all the broken and dislocated pieces of the universe—people and things, animals and atoms—get properly fixed and fit together in vibrant harmonies, all because of his death, his blood that poured down from the cross

Posted by steve at 09:39 PM

Sunday, October 21, 2012

small missional communities and the Uniting church

Jonny Baker describes the growth of small missional communities, with around 30 groups from the London Diocese gathering recently to network.

most were a small community that had moved into a particular area (often one with a lot of deprivation and poverty), meeting together in a bar or home or allotment, seeking to follow christ but their focus is simply helping transform their community – in arts, environment, in social needs, with youth and so on. they are not that focused on growing big – but more like the yeast of the kingdom that jesus talked about infecting the wider batch of dough. a couple of people spoke of the challenge of weaning members off their addiction to consumer approaches to church where they get their fix of worship and teaching and meeting with friends before they could properly engage in this more local, outward focused community approach (maybe we need a 12 step detox programme for leaving consumner church!?). what was also interesting is that many of these described a positive relationship with their local churches – they were not competing for punters – far from it. but they brought a mission energy to the area that could really help a local church or do things a local church was not able to do.

I also see it as a way of getting out of the “alt.worship” mode, in which the energy mainly went into re-creating gathered worship. In small missional communities, the energy is focused on life-as-mission. Both are ways of beginning a mission, but I suspect different beginning point suit different personalities and also different contexts.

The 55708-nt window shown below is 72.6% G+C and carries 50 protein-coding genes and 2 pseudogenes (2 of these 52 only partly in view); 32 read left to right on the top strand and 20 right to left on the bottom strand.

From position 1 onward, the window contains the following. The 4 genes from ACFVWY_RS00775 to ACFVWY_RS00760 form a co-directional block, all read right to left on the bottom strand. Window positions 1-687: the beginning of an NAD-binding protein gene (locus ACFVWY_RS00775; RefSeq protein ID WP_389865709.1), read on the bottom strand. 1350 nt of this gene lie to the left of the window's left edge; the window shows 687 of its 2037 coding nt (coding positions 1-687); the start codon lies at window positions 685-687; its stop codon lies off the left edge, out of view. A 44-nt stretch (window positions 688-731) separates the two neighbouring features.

The question, as one who who grew up anabaptist, is how these missional communities relate to the wider church. This piece for me is addressed in Pete Ward’s Liquid Church, in which the use of “flow” becomes a way to envisage relationships. What is fascinating about Jonny’s quote is the way this flow is being located locally – within local churches. Good stuff.

Within the Uniting/Adelaide context in which I now work, I see a number of distinct possibilities. We need a way of being Presbytery (dare I say, mission network/s) that allows accountability and resourcing to be shared. The gift of the Uniting church is a church in every suburb and thus a physicality about being neighbourhood. The other weakness of being small and missional is resourcing when you start to connect with the marginalised. Again a Presbytery-as-network would address this.

A further facet about being Uniting is the potential for partnerships with Uniting Care, who can provide professional resourcing but can’t be “church” without conflicts of interest around proseltyising. Is there a 3 way synergy that needs to emerge – Uniting Care; local church buildings; small missional communities? ie professional resourcing + local presence + engaged life-as-mission groupings.

Now all we need is a motion at Synod that invited a new mission network around small missional communities; and a College committed to training missional pioneers.

Oh but wait, haven’t we got the second already?

Posted by steve at 08:30 PM

Friday, October 19, 2012

What is missiology?

I wrote this at the start of 2010, as the inaugural Director of Missiology, being asked to develop a new missiology stream at Uniting College, which included history and theology, but expected it to be taught out of a Missio Dei perspective. I came across it again this morning and wanted to note it here as placeholder.

“a time when missiology (reflection) is as important as mission (action)” – Ross Langmead

Missiology IS NOT Colonialisation-ology, although it has been and can still can be. Nor is it Growing churches-ology, although it has been and can still can be.

Missiology IS participation in God’s purposes in the world, with particular attention to the voice of the other.

It asks questions about God and humans: including “what is God up to in the world?” and “what does it mean for humans to participate in that activity?” It is aware that these questions have been asked before and in other cultures, and so looks to church history and theology for challenge and inspiration.

Missiology skills
1. Be able to articulate mission then, mission now, both in Australia and across history
2. Ability to read contemporary contexts, both local and in general popular culture
3. Experience cross-cultural
4. Be able to work with the theological tradition in light of contemporary questions
5. Demonstrate ability to connect Uniting Church practices with contemporary spiritual searchers
6. Be able to cultivate leadership – whether a mission hub, forming a new expression, community development, salt and light in workplace